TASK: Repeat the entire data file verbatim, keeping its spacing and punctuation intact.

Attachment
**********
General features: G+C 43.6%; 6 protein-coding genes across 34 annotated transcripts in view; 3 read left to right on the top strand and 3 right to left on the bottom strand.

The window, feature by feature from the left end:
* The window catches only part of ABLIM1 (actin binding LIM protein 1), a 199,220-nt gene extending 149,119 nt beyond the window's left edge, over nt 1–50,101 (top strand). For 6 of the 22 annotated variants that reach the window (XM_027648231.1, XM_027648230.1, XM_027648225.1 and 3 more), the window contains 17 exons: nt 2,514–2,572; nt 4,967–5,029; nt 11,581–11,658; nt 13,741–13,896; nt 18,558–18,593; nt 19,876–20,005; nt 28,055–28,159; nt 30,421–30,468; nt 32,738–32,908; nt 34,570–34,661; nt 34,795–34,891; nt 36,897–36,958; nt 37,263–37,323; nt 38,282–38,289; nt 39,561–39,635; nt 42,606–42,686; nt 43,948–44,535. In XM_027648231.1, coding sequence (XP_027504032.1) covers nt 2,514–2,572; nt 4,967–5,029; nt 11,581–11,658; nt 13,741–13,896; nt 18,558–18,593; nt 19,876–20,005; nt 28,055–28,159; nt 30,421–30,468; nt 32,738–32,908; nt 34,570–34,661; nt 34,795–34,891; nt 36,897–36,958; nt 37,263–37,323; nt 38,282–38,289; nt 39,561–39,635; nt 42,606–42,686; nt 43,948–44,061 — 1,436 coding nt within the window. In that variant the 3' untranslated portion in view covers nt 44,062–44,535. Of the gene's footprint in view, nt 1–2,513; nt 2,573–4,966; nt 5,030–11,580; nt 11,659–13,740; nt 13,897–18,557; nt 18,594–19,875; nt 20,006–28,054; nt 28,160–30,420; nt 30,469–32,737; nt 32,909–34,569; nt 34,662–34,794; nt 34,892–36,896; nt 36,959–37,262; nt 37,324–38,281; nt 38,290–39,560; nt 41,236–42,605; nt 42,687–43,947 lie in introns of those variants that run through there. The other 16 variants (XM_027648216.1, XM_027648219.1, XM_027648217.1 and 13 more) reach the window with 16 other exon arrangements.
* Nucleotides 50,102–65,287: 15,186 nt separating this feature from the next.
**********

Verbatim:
General features: G+C 43.6%; 6 protein-coding genes across 34 annotated transcripts in view; 3 read left to right on the top strand and 3 right to left on the bottom strand.

The window, feature by feature from the left end:
* The window catches only part of ABLIM1 (actin binding LIM protein 1), a 199,220-nt gene extending 149,119 nt beyond the window's left edge, over nt 1–50,101 (top strand). For 6 of the 22 annotated variants that reach the window (XM_027648231.1, XM_027648230.1, XM_027648225.1 and 3 more), the window contains 17 exons: nt 2,514–2,572; nt 4,967–5,029; nt 11,581–11,658; nt 13,741–13,896; nt 18,558–18,593; nt 19,876–20,005; nt 28,055–28,159; nt 30,421–30,468; nt 32,738–32,908; nt 34,570–34,661; nt 34,795–34,891; nt 36,897–36,958; nt 37,263–37,323; nt 38,282–38,289; nt 39,561–39,635; nt 42,606–42,686; nt 43,948–44,535. In XM_027648231.1, coding sequence (XP_027504032.1) covers nt 2,514–2,572; nt 4,967–5,029; nt 11,581–11,658; nt 13,741–13,896; nt 18,558–18,593; nt 19,876–20,005; nt 28,055–28,159; nt 30,421–30,468; nt 32,738–32,908; nt 34,570–34,661; nt 34,795–34,891; nt 36,897–36,958; nt 37,263–37,323; nt 38,282–38,289; nt 39,561–39,635; nt 42,606–42,686; nt 43,948–44,061 — 1,436 coding nt within the window. In that variant the 3' untranslated portion in view covers nt 44,062–44,535. Of the gene's footprint in view, nt 1–2,513; nt 2,573–4,966; nt 5,030–11,580; nt 11,659–13,740; nt 13,897–18,557; nt 18,594–19,875; nt 20,006–28,054; nt 28,160–30,420; nt 30,469–32,737; nt 32,909–34,569; nt 34,662–34,794; nt 34,892–36,896; nt 36,959–37,262; nt 37,324–38,281; nt 38,290–39,560; nt 41,236–42,605; nt 42,687–43,947 lie in introns of those variants that run through there. The other 16 variants (XM_027648216.1, XM_027648219.1, XM_027648217.1 and 13 more) reach the window with 16 other exon arrangements.
* Nucleotides 50,102–65,287: 15,186 nt separating this feature from the next.